Oct. 14 2015 11:30 AM

Murder, magic and gender intertwine in ‘The Magician’s Lie’

The most important element in any magician’s show is the audience. They want to believe that the trick — or the illusion — that they are seeing is real, that there is magic in the world.

Greer Macallister builds off of this precept in her debut novel, “The Magician’s Lie.” The drama begins when the Amazing Arden, an illusionist, is accused of killing her husband with the same ax she uses in her live show to create the dramatic illusion of cutting a man in half.

Arden, by sheer coincidence, is apprehended by a young policeman, Virgil Fecht, who happened to be in the audience the night of the murder. He takes her to the police station, where he interrogates her through the night. He becomes her one-man audience.

Arden insists she did not kill her husband and asks Virgil to listen to her story — from the beginning. It is through this retelling that we learn how Arden went from a maid to the renowned illusionist now accused of a grisly murder.

Macallister, an Iowa native and Washington, D.C., resident, has set her magical tale at the turn of the last century, when traveling stage shows were at their height and vaudeville shows crossed the country by train. The author calls herself “an accidental historical novelist.”

During her research, Macallister said, she was fascinated that there were countless references to male magicians cutting lovely female assistants in half but none about a woman magician cutting her male assistant in half. That’s when she decided she would create a female magician and to make that illusion her signature act.

“I also wanted the story to take place in reality,” she said. “In the 1880s, going out to a stage magic show was one experience a person would have had.”

As Virgil listens to the intriguing story of Arden, he is presented with the same quandary anyone who has ever gone to a magic show encounters: Do you believe it?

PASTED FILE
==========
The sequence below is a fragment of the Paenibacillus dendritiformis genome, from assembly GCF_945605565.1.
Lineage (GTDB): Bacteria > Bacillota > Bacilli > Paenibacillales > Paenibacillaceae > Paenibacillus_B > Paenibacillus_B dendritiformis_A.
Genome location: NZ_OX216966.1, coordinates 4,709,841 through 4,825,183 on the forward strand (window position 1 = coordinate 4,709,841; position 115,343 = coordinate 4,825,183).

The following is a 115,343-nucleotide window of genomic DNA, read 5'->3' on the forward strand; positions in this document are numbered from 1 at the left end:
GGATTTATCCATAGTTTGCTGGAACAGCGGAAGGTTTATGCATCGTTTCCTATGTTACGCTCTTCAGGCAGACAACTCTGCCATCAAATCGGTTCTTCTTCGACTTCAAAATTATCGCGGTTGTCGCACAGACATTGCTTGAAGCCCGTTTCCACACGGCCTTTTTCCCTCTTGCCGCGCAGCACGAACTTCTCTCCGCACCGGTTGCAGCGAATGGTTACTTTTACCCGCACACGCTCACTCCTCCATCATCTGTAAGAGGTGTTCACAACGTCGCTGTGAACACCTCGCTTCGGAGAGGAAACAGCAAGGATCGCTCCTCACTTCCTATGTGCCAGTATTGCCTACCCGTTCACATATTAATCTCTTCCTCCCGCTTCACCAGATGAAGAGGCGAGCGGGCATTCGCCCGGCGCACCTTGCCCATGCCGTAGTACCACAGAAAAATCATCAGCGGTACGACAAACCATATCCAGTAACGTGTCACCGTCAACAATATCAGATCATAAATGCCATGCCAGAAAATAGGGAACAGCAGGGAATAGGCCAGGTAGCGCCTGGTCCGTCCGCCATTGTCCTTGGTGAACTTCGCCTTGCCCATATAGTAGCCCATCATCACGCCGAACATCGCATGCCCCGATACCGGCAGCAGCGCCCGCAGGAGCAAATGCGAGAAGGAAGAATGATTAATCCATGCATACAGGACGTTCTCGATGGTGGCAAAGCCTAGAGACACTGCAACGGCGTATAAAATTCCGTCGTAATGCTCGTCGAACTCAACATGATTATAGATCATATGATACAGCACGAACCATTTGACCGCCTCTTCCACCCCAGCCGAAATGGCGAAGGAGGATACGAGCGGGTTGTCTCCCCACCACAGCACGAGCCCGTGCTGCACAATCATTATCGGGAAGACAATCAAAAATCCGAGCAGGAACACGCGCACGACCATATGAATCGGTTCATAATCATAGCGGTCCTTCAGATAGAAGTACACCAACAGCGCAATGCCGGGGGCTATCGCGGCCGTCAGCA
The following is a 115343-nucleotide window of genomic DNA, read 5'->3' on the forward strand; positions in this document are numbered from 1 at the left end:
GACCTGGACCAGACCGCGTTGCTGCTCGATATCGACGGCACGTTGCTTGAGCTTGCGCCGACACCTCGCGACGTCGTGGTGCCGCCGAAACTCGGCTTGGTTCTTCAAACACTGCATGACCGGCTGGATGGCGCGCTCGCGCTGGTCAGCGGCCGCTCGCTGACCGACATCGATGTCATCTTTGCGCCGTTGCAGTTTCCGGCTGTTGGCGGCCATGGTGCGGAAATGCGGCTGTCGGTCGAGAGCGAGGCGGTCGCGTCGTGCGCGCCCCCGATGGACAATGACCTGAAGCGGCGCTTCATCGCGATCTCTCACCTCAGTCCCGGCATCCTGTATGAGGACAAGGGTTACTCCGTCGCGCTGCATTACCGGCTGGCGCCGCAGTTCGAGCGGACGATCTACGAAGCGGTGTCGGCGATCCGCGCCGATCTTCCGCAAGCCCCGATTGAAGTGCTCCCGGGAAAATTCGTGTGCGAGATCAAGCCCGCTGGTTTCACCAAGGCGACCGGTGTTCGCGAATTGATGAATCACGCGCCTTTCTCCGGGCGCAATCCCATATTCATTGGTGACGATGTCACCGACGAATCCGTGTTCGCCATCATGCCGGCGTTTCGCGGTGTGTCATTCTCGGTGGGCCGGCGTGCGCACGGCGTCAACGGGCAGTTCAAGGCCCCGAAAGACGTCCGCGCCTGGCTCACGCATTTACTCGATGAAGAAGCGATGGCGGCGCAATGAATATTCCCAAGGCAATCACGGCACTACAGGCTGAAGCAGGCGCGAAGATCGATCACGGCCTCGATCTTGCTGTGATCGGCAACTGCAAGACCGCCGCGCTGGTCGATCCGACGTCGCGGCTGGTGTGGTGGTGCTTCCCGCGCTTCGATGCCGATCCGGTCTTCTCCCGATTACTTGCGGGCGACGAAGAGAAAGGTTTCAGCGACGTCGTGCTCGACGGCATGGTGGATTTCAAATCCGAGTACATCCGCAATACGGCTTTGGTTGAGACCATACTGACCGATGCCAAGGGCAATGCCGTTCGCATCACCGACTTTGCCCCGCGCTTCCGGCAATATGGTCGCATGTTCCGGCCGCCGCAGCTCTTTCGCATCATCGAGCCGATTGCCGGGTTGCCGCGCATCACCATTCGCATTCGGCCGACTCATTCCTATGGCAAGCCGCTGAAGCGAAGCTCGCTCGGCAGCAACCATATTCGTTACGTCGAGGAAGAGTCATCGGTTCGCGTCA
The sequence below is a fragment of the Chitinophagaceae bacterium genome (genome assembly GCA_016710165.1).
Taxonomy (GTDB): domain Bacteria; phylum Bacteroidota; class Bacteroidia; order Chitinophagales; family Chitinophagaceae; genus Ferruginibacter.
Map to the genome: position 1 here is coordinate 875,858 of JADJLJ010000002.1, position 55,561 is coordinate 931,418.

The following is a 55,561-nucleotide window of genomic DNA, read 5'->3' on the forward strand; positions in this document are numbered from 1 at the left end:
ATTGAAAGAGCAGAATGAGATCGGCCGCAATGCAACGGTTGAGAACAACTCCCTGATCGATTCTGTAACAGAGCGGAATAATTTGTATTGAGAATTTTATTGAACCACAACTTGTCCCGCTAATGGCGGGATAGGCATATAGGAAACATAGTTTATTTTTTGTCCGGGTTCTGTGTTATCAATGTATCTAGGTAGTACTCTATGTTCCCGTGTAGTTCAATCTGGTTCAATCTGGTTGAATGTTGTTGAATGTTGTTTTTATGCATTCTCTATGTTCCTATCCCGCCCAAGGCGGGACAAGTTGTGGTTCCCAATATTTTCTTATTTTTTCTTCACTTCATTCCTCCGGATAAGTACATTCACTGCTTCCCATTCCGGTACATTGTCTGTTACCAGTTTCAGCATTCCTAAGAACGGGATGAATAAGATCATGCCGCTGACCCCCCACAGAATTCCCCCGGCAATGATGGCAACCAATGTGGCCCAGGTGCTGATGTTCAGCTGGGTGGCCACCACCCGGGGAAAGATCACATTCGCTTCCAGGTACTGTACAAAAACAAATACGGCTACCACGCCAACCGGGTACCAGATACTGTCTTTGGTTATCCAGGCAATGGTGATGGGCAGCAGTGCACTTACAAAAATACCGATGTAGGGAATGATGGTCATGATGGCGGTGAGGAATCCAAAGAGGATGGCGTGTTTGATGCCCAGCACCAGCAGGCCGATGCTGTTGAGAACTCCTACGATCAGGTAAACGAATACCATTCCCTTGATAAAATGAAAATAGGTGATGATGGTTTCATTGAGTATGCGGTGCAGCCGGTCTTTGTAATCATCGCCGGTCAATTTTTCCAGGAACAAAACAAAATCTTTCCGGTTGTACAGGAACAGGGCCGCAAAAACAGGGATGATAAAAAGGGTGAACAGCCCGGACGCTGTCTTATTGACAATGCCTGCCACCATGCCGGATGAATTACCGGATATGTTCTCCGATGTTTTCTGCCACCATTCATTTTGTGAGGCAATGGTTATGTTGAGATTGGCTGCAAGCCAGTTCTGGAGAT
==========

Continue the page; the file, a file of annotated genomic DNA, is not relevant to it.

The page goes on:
“He either turns her in or he doesn’t,” Macallister said.

As the night progresses, Virgil waivers back and forth about her innocence, especially as she reveals some of the more difficult situations she has encountered in the past. He also sees some of Arden’s illusions firsthand, which further clouds his thinking.

At one point in the book, Arden calls out Virgil, “And now I’m saying it. To you, Virgil.” She leans forward as far as she can, her shoulders straining, her chin thrust out. “You want to set me free? Do it. You want to turn me in? You can do that too.”

The young officer faces a terrible decision: If he turns her in, he will be famous, but if she is innocent, she will likely still be convicted of the murder, since everything points to her guilt. He’s not sure he can live with that.

Although the book is clearly a murder mystery, you might find it shelved under historical fiction at the local bookstores in an effort to broaden its appeal.

But, as Macallister points out, “There’s a dead body in the first 10 pages.”

Macallister said she likes the idea of going against the popular convention with her female protagonist cutting a man in half, but admits that such a case probably did not happen in reality until the 1980s.

“The Magician’s Lie” has been compared favorably to both “The Night Circus” and “Water for Elephants,” but it also has many of the same elements of “The Usual Suspects.” Macallister peels away at the story through a series of unusual plot twists until all is eventually revealed.

The author has already sold her second book of historical fiction to the publisher, and this time the book is based on an actual person, Kate Warne, who headed Pinkerton’s Bureau of Female Detectives. Warne is credited with being one of the detectives who saved Lincoln from an early assassination attempt in Baltimore.

“The Magician’s Lie,” much like the magic show Macallister writes about, starts slow and builds to the final illusion. Along the way, we get a glimpse of justice before widespread use of photography, when what we saw was the truth.

But, as Arden’s mentor Adelaide warns her in one of the book’s most memorable sequences, “too much truth is dangerous.” It was one of those times, when the truth was told, that leads Adelaide to turn her entire operation over to her protégé, Arden.

In retelling the story of her mentor to Virgil, she tells him, ”She taught me the tools to manipulate reality. It’s amazing how you can make people think they’re seeing something they’re not. Especially when they want to believe.”